Now that Halloween is behind us it’s time to start planning for the holidays – at least, in terms of your media buys. For months already we’ve been getting early reports of what this year’s holiday season has in store for retailers, particularly as it relates to online shopping, and overall it looks good. Some studies say 81 percent of consumers will use the web in their holiday shopping this year, up from 54 percent who said they’d do so last year, while others report 83 percent of consumers prefer to shop online than in crowded stores over Thanksgiving and 21 percent expect to spend more on the web this year. In fact, nearly every report you’ll find features this common theme: this year, consumers will shop more online.
So what about mobile media?
It’s the question I asked of Joy Liuzzo, vice president, director of market research firm InsightExpress. According to Liuzzo and the company’s recent Mobile Consumer Research “Digital Consumer Portrait,” the 2011 holiday shopping season won’t just be remembered for the money consumers put into the web, but the mobile web as well.
It’s the 18th such report the company has put out that asks consumers to share their perceptions about advertising, and it holds some interesting data. Above all else the report confirms there is intent among smartphone owners to do some holiday shopping on their mobile devices this year. To take full advantage of this opportunity, there are a few things brands should keep in mind. With the help of the InsightExpress report, here are the top three (surprising) considerations for your holiday mobile campaign.
- Men are for mobile, women not as much. More men than women own a smartphone – 39 percent versus 30 percent – but would you have imagined that men are also more likely to do their holiday shopping by phone? Fifty percent of male smartphone owners intend to do just that this year, compared with 39 percent of females.
This point bears some thought. To what degree have you been targeting men compared with females in your recent mobile campaigns? Do you have a strategy in place to effectively reach this audience for the holidays? When it comes to shopping online, brands tend to subscribe to the mindset that women are the more active buyers. But this year, overlooking male mobile users could be a colossal mistake.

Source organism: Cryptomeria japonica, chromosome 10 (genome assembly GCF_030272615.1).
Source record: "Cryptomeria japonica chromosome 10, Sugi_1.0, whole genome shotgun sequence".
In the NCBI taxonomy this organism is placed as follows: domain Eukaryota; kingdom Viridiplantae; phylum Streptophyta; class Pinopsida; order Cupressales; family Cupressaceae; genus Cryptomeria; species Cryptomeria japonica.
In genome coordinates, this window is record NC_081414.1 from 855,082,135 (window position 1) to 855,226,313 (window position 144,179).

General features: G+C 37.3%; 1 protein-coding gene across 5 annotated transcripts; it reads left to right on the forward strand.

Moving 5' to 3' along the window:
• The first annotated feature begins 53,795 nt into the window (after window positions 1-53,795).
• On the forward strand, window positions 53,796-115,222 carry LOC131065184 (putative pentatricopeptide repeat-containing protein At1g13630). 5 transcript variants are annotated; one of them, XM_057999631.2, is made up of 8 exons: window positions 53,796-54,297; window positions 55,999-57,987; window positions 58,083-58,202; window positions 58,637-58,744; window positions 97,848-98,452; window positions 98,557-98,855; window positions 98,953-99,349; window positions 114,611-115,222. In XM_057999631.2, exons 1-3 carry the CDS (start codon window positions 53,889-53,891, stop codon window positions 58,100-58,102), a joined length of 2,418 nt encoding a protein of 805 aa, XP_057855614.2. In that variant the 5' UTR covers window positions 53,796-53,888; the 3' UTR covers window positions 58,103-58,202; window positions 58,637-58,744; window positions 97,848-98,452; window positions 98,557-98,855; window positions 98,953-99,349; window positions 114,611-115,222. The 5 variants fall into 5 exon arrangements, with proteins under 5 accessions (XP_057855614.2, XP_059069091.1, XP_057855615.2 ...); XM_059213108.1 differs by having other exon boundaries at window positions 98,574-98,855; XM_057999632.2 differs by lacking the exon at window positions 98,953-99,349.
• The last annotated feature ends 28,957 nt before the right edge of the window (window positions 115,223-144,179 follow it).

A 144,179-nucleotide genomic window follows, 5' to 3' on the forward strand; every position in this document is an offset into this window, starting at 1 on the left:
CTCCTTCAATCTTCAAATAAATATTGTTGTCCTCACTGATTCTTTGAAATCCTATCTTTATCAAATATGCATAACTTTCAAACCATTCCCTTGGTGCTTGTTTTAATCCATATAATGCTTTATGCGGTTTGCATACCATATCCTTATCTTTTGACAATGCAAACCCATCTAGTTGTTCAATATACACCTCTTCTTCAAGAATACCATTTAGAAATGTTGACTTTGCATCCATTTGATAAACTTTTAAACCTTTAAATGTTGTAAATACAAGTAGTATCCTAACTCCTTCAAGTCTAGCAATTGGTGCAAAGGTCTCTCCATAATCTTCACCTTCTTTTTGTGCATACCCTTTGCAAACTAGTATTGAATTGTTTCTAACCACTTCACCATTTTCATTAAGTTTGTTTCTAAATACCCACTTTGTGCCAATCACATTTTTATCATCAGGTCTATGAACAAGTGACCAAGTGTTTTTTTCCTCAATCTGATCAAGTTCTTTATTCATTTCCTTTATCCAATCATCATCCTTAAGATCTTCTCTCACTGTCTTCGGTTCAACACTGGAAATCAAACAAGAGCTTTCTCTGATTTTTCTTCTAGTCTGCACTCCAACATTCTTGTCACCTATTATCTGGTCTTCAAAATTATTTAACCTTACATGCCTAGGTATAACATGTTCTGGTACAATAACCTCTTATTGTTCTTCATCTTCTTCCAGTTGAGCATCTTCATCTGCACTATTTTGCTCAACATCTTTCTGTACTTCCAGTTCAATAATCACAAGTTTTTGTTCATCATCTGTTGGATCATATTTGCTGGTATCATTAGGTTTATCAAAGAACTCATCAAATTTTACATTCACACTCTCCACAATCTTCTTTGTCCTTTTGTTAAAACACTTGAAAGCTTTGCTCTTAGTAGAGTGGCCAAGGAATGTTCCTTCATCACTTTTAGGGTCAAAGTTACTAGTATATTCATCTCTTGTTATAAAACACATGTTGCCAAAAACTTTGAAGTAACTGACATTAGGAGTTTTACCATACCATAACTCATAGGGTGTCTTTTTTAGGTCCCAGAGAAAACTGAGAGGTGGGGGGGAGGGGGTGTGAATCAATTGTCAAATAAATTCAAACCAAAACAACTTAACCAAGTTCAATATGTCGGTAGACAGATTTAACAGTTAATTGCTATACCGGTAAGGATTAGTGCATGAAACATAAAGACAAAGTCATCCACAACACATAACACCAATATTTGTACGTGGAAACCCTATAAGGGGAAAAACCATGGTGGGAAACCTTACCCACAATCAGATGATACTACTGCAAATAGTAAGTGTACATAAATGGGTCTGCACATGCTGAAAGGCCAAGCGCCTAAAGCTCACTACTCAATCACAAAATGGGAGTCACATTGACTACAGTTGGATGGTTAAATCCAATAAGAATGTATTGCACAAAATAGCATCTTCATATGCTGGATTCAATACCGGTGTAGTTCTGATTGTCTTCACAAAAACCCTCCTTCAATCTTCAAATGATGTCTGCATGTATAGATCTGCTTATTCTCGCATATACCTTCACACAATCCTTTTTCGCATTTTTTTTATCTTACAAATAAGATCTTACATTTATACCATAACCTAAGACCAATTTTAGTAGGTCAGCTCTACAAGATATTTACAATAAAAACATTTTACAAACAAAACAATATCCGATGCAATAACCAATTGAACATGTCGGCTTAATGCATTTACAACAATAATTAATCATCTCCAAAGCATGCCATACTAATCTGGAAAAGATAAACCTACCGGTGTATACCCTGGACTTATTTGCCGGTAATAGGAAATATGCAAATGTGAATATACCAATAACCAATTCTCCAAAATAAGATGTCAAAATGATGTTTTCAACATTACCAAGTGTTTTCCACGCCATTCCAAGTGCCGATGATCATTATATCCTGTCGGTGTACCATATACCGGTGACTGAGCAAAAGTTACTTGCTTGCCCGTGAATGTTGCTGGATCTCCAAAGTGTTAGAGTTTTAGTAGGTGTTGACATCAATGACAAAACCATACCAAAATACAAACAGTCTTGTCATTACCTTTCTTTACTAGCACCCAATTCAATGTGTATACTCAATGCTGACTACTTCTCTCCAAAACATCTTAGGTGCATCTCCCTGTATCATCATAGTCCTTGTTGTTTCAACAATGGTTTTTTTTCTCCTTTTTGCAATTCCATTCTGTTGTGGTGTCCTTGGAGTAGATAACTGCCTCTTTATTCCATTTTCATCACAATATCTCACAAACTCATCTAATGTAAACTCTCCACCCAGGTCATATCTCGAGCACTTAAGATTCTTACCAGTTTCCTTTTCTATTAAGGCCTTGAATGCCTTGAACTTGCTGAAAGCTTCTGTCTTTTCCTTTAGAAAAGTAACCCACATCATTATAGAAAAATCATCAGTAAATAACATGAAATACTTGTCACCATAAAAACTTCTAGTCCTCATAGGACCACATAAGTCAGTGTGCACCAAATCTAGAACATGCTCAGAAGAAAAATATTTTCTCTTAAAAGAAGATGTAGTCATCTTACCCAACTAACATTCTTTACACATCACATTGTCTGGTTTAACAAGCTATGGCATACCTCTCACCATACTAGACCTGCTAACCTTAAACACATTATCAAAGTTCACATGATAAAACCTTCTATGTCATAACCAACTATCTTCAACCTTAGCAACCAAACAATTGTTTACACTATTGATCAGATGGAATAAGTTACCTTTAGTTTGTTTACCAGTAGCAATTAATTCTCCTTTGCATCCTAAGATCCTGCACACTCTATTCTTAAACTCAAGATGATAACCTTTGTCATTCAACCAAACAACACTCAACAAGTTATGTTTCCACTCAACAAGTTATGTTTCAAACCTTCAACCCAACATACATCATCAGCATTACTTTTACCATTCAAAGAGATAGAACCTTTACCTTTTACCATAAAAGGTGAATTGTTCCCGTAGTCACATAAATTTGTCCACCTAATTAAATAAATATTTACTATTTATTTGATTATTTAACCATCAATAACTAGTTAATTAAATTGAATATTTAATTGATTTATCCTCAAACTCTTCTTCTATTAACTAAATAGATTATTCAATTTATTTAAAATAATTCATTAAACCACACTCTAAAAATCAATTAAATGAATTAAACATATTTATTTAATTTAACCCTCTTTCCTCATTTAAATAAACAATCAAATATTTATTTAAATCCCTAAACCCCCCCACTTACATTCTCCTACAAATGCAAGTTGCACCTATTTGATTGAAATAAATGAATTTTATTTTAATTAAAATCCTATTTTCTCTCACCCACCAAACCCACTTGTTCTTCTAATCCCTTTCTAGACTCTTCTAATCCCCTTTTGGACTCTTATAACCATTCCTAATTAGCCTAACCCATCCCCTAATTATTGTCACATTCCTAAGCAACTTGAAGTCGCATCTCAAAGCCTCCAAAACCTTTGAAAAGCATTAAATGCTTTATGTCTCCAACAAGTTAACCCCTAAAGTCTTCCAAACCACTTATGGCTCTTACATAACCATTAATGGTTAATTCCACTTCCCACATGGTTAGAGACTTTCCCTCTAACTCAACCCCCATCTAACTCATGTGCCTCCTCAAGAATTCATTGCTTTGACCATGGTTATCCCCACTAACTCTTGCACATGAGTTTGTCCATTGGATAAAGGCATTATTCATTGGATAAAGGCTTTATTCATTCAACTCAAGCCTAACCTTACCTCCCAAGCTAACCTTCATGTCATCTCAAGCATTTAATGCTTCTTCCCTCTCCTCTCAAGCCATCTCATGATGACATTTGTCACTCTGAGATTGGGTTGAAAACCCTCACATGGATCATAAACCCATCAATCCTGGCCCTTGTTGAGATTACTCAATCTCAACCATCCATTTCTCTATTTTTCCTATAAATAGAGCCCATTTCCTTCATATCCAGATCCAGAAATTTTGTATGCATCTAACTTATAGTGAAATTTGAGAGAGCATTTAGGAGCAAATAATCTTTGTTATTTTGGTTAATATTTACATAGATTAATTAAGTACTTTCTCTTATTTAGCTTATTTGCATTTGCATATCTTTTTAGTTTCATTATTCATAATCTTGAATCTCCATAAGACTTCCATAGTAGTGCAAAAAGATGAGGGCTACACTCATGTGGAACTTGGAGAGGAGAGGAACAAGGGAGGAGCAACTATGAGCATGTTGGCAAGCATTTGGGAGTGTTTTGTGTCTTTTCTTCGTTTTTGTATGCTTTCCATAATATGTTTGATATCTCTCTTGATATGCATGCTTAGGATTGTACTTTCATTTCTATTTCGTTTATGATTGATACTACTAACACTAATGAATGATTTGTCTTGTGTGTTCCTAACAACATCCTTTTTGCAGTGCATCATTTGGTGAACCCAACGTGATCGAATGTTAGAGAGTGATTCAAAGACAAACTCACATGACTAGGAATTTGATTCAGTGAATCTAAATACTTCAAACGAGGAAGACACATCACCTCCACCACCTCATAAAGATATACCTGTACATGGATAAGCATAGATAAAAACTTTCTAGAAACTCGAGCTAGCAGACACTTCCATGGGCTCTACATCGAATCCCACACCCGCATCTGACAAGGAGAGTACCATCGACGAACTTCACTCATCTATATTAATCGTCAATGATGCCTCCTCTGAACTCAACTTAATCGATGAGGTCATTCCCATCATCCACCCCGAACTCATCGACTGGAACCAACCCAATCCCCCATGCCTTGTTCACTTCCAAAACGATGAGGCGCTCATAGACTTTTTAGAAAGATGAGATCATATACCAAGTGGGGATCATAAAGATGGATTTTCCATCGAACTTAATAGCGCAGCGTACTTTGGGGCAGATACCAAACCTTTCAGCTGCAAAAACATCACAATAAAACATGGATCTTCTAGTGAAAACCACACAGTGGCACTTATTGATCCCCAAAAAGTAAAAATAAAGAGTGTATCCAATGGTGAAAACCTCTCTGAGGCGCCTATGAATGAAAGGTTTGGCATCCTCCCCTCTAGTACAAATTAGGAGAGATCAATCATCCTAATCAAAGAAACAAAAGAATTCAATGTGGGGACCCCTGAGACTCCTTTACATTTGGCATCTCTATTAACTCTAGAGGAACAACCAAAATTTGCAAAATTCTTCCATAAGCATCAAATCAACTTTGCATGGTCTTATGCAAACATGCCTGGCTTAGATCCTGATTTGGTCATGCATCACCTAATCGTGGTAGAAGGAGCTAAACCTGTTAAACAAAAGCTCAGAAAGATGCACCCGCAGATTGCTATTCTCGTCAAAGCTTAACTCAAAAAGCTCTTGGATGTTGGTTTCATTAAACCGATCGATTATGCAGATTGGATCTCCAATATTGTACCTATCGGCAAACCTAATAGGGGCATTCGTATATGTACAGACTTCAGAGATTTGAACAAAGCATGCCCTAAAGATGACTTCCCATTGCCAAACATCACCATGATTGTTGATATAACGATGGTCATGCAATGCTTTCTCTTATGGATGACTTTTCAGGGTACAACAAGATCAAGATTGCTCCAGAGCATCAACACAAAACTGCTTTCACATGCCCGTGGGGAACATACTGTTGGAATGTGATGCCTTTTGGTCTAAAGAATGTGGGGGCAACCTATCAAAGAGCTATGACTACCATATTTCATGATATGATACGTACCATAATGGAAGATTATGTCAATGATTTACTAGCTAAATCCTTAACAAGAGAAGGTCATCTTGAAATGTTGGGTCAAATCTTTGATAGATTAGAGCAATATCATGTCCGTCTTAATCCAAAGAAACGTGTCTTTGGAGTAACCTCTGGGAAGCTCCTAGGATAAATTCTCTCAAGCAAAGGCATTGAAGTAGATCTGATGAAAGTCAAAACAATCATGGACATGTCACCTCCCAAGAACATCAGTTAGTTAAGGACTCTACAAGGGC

- Your mobile rich media ads should take direction from your static banners. As I wrote last week, static banners are widely considered to be a dead format, but in mobile media they still play a critical role, and that’s to inform rich media ads. According to Liuzzo, mobile rich media ads provide an opportunity for brands to educate consumers about their products because consumers are now accustomed to seeing interactivity in mobile. They expect it – after all, we’ve trained them to – and therefore without it your ad will probably fall flat.
That said, Liuzzo notes that far too often rich media banners aren’t properly branded until the third or fourth frame, whereas static banners deliver this vital information right from the start (it’s for this reason that they can still be effective). When you’re designing your mobile rich media ads, take a cue from the static banner and keep your branding prominent and immediate.
- Take consumers’ expectations about how much they’ll shop…and raise them. Intent to shop as illustrated by the report, versus actually doing so come the holidays, may not always be perfectly congruent. If anything, however, consumers will ultimately alter their behavior more than expected. When asked about the accuracy of consumer responses in InsightExpress studies, Liuzzo said there was a 50 percent increase last year in what respondents said they would do and what they actually did. In other words, there’s a very good chance your target audience will spend even more time and money shopping on the mobile web this year than you – or they – think.
And remember all of those survey respondents who didn’t want to brave the crowds over Thanksgiving weekend? About 16 percent of them will be doing their holiday shopping on their mobile phones on Thanksgiving Day. “Socially, this is perfectly acceptable,” Liuzzo points out, painting an image of the typical holiday family gathering. Whereas a host or guest at a holiday event wouldn’t sneak away to shop on their laptop, they can easily whip out their phone and mark a few names off their gift list.
As you plan your media buys, therefore, go heavy on your mobile exposure for Thanksgiving Day as well as Black Friday, when 29 percent of men and 31 percent of women plan to shop using their phones. Smartphone owners have already begun to research and shop for their holiday gifts, but failing to target them effectively on these days may mean missing out on some major purchases.
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